s. 1(2) intended to address? The answer is found in the temporal
restriction placed upon s. 1(2) — “the term spouse does not
include a person who, at the relevant time, lives separate and
apart” (emphasis added).
 The respondent’s position, that s. 1(2) excludes from the
term “spouse” all those who are living separate and apart because
of marital breakdown, fails to grapple with the temporal qualification embedded within that provision: “at the relevant time”.
On the respondent’s interpretation of the provision, those words
would be rendered meaningless. Remove them and the respondent’s suggested interpretation of s. 1(2) would remain unchanged.
This approach would offend the principle of statutory interpretation that presumes that each word in a provision has meaning and
plays a role in advancing the legislative purpose: Sullivan, at §8.23.
 The appellant suggests that the words “at the relevant
time” have a very specific meaning and drive the purpose for
which the provision exists. I agree.
 The purpose of s. 1(2) is not to deprive donors of in vitro
embryos of the ability to withdraw their consent because of
marital breakdown or divorce. The provision is designed to protect those people who are technically married, but living separate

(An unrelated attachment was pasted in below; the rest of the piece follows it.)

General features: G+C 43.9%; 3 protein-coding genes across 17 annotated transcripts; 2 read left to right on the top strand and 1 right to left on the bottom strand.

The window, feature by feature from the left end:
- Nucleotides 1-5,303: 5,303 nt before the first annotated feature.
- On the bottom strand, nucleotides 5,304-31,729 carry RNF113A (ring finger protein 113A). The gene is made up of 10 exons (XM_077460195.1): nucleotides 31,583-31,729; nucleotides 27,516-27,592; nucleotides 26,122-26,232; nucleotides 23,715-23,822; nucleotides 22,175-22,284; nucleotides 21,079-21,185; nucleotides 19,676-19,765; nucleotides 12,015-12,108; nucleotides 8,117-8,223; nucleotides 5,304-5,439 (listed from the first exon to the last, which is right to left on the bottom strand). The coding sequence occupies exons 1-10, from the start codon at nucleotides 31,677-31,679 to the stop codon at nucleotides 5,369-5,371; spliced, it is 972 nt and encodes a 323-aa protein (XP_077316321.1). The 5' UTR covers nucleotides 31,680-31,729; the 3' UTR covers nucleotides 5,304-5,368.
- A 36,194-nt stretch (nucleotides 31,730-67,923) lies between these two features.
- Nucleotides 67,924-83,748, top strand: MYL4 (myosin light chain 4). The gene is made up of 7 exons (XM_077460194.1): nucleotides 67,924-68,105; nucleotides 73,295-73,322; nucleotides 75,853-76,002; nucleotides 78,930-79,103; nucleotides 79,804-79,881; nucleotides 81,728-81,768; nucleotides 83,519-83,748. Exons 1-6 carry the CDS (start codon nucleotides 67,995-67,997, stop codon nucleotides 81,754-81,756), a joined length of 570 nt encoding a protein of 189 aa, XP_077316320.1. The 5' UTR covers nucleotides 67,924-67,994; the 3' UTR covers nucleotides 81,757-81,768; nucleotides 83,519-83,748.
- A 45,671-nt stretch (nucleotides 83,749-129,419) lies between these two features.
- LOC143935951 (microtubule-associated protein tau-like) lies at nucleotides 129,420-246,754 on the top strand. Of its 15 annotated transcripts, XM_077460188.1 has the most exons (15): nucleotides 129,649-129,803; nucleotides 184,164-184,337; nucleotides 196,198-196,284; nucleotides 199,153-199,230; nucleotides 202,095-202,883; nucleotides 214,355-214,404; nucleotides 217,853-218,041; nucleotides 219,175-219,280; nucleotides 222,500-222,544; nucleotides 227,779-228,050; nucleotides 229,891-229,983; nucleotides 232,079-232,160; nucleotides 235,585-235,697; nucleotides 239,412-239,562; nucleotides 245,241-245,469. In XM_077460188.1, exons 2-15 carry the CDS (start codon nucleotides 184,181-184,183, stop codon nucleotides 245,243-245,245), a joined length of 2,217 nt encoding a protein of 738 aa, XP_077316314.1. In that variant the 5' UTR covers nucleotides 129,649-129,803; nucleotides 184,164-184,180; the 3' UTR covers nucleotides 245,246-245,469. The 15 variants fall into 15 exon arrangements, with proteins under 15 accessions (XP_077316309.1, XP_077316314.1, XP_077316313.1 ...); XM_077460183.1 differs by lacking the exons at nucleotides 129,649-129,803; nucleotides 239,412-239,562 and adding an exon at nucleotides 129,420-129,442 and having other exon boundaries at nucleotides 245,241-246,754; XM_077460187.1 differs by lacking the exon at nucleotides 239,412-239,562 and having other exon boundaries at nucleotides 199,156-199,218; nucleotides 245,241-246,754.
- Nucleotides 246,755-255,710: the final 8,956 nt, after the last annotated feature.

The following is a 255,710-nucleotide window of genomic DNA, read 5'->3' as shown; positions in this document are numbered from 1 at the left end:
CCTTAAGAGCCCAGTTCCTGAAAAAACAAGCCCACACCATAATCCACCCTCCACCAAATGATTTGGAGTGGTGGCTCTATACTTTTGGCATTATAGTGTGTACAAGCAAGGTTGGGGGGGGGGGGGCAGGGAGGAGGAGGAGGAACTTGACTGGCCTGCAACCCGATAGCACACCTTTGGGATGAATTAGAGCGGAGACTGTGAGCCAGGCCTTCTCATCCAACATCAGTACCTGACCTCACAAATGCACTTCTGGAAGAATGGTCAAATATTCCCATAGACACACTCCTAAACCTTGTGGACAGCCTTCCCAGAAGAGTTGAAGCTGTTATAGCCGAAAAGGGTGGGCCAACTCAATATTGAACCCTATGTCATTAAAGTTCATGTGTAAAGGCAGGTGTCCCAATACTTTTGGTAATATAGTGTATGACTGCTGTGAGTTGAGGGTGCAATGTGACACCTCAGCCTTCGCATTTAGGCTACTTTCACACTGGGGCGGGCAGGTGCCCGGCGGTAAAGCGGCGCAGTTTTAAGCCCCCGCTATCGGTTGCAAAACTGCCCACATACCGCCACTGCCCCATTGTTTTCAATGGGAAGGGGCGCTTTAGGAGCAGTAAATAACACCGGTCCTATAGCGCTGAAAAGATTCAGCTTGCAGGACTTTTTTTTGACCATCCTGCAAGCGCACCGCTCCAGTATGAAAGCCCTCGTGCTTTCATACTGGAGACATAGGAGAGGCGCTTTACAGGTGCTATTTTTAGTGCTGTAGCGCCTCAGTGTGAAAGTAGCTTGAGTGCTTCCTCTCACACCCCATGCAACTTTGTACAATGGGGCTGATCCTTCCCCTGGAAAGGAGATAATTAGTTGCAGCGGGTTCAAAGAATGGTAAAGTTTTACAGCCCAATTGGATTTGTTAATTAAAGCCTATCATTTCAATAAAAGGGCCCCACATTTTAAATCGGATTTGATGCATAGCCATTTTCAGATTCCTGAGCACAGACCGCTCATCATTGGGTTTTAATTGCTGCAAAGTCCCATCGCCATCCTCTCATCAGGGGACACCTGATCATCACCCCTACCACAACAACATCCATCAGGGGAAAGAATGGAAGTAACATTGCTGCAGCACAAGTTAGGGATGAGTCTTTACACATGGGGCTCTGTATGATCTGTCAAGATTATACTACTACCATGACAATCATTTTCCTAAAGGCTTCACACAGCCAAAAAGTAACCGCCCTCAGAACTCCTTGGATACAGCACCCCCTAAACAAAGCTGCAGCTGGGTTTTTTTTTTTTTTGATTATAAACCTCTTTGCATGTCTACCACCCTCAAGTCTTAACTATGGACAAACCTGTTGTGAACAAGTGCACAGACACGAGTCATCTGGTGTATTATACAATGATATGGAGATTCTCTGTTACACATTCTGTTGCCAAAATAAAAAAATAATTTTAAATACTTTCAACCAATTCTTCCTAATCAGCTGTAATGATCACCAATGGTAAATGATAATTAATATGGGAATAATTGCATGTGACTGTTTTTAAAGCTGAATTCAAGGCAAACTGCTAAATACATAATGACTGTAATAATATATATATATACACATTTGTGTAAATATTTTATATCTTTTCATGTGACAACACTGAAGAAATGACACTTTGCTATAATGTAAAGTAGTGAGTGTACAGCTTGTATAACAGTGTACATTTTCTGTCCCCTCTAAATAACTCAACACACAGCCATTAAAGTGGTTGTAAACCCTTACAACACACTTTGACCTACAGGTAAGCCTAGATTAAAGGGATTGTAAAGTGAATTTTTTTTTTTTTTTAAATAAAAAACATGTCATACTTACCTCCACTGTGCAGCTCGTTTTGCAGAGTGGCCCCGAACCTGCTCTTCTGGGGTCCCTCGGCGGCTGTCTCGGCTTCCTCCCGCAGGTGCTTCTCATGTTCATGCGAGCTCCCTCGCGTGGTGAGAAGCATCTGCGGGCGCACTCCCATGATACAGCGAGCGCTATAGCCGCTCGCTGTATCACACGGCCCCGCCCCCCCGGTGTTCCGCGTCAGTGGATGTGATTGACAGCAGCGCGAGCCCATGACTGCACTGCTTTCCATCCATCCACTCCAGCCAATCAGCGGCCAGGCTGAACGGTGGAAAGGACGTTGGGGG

and apart because of marital breakdown, from becoming a donor
couple under s. 10(1)(b) in the first place, simply by virtue of their
 This reasoning is easily understood if one takes a hypothetical situation into account. Imagine two people who are
married, but whose marriage broke down years ago. While they
have not obtained a divorce, they moved apart and have not
spoken for years. Now imagine that one of those estranged spouses
decides to pursue IVF and has an embryo created. Without the
operation of s. 1(2), donor couple status could be unwittingly
bestowed upon the estranged spouses by virtue of s. 10(1)(b),
imposing donor status on a “couple who are spouses . . . at the
time the in vitro embryo is created” (emphasis added).
 At a minimum, s. 10(1)(b) could create serious confusion
about donor status in the context of separated, but still married
couples. Section 1(2) clears up any potential confusion. The reference to “the relevant time” within s. 1(2) must be read as the
time that the embryo is created. Notably, the wording of
s. 10(1)(b) dovetails with that approach, imposing donor couple
status on couples “who are spouses . . . at the time that the in
vitro embryo is created”.
 Section 1(2) is a clear means by which to ensure that those
whose marriages have broken down do not become donor couples
simply by virtue of the fact that they have not obtained divorces.